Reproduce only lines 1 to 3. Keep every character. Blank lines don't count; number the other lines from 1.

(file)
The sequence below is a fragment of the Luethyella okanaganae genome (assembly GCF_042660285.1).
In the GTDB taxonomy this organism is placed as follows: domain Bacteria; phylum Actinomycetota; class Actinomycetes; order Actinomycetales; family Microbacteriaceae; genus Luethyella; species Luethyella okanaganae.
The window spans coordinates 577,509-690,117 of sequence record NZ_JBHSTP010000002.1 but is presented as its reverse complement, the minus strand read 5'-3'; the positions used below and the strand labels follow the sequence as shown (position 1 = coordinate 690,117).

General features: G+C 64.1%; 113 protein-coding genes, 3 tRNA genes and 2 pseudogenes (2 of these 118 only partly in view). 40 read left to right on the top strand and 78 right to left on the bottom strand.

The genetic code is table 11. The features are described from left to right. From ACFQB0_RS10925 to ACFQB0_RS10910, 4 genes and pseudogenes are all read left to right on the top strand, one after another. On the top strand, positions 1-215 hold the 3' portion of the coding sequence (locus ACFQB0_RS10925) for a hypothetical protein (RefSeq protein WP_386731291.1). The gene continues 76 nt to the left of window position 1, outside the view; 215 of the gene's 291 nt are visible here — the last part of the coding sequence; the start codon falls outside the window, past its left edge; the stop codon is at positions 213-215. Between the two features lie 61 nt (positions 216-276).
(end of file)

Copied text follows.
The sequence below is a fragment of the Luethyella okanaganae genome (assembly GCF_042660285.1).
In the GTDB taxonomy this organism is placed as follows: domain Bacteria; phylum Actinomycetota; class Actinomycetes; order Actinomycetales; family Microbacteriaceae; genus Luethyella; species Luethyella okanaganae.
The window spans coordinates 577,509-690,117 of sequence record NZ_JBHSTP010000002.1 but is presented as its reverse complement, the minus strand read 5'-3'; the positions used below and the strand labels follow the sequence as shown (position 1 = coordinate 690,117).